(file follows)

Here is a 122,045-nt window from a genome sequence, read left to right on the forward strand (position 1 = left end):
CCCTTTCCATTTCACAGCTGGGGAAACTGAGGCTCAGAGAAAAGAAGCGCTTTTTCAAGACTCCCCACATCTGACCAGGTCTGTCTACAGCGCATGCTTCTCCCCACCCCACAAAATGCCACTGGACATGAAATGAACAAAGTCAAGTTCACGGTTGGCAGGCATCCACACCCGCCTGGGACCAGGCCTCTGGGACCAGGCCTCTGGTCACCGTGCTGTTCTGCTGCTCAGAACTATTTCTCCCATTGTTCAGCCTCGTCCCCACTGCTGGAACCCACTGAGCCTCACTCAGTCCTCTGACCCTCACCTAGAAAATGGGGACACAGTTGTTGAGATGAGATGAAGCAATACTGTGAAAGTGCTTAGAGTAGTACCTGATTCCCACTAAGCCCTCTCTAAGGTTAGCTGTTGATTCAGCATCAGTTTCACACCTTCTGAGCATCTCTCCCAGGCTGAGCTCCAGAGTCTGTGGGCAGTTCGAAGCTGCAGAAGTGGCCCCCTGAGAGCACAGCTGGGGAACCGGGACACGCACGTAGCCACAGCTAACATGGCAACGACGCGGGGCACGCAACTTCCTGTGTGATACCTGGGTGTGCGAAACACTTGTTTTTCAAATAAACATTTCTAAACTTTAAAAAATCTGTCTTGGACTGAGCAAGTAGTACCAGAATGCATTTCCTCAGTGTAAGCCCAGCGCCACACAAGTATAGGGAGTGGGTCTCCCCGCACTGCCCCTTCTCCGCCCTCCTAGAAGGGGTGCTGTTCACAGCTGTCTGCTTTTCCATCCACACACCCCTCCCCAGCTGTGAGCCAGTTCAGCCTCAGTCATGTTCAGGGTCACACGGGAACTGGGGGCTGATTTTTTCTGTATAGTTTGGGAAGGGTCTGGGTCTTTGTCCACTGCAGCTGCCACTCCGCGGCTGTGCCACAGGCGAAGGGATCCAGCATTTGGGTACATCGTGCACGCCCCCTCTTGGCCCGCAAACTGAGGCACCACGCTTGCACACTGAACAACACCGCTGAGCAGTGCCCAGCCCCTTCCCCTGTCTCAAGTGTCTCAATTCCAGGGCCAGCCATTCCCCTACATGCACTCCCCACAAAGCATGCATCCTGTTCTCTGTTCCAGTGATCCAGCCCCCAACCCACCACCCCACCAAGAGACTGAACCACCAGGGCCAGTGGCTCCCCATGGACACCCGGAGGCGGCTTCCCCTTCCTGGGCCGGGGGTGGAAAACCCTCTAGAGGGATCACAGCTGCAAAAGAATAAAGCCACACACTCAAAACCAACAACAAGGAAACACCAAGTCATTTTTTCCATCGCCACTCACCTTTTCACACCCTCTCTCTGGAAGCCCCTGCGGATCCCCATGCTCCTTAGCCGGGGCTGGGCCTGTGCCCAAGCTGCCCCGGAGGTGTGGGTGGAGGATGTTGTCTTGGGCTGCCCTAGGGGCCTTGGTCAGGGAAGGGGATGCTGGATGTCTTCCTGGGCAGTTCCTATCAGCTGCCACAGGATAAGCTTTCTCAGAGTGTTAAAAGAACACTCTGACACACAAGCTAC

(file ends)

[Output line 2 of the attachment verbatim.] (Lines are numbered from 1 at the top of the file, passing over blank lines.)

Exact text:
CCCTTTCCATTTCACAGCTGGGGAAACTGAGGCTCAGAGAAAAGAAGCGCTTTTTCAAGACTCCCCACATCTGACCAGGTCTGTCTACAGCGCATGCTTCTCCCCACCCCACAAAATGCCACTGGACATGAAATGAACAAAGTCAAGTTCACGGTTGGCAGGCATCCACACCCGCCTGGGACCAGGCCTCTGGGACCAGGCCTCTGGTCACCGTGCTGTTCTGCTGCTCAGAACTATTTCTCCCATTGTTCAGCCTCGTCCCCACTGCTGGAACCCACTGAGCCTCACTCAGTCCTCTGACCCTCACCTAGAAAATGGGGACACAGTTGTTGAGATGAGATGAAGCAATACTGTGAAAGTGCTTAGAGTAGTACCTGATTCCCACTAAGCCCTCTCTAAGGTTAGCTGTTGATTCAGCATCAGTTTCACACCTTCTGAGCATCTCTCCCAGGCTGAGCTCCAGAGTCTGTGGGCAGTTCGAAGCTGCAGAAGTGGCCCCCTGAGAGCACAGCTGGGGAACCGGGACACGCACGTAGCCACAGCTAACATGGCAACGACGCGGGGCACGCAACTTCCTGTGTGATACCTGGGTGTGCGAAACACTTGTTTTTCAAATAAACATTTCTAAACTTTAAAAAATCTGTCTTGGACTGAGCAAGTAGTACCAGAATGCATTTCCTCAGTGTAAGCCCAGCGCCACACAAGTATAGGGAGTGGGTCTCCCCGCACTGCCCCTTCTCCGCCCTCCTAGAAGGGGTGCTGTTCACAGCTGTCTGCTTTTCCATCCACACACCCCTCCCCAGCTGTGAGCCAGTTCAGCCTCAGTCATGTTCAGGGTCACACGGGAACTGGGGGCTGATTTTTTCTGTATAGTTTGGGAAGGGTCTGGGTCTTTGTCCACTGCAGCTGCCACTCCGCGGCTGTGCCACAGGCGAAGGGATCCAGCATTTGGGTACATCGTGCACGCCCCCTCTTGGCCCGCAAACTGAGGCACCACGCTTGCACACTGAACAACACCGCTGAGCAGTGCCCAGCCCCTTCCCCTGTCTCAAGTGTCTCAATTCCAGGGCCAGCCATTCCCCTACATGCACTCCCCACAAAGCATGCATCCTGTTCTCTGTTCCAGTGATCCAGCCCCCAACCCACCACCCCACCAAGAGACTGAACCACCAGGGCCAGTGGCTCCCCATGGACACCCGGAGGCGGCTTCCCCTTCCTGGGCCGGGGGTGGAAAACCCTCTAGAGGGATCACAGCTGCAAAAGAATAAAGCCACACACTCAAAACCAACAACAAGGAAACACCAAGTCATTTTTTCCATCGCCACTCACCTTTTCACACCCTCTCTCTGGAAGCCCCTGCGGATCCCCATGCTCCTTAGCCGGGGCTGGGCCTGTGCCCAAGCTGCCCCGGAGGTGTGGGTGGAGGATGTTGTCTTGGGCTGCCCTAGGGGCCTTGGTCAGGGAAGGGGATGCTGGATGTCTTCCTGGGCAGTTCCTATCAGCTGCCACAGGATAAGCTTTCTCAGAGTGTTAAAAGAACACTCTGACACACAAGCTAC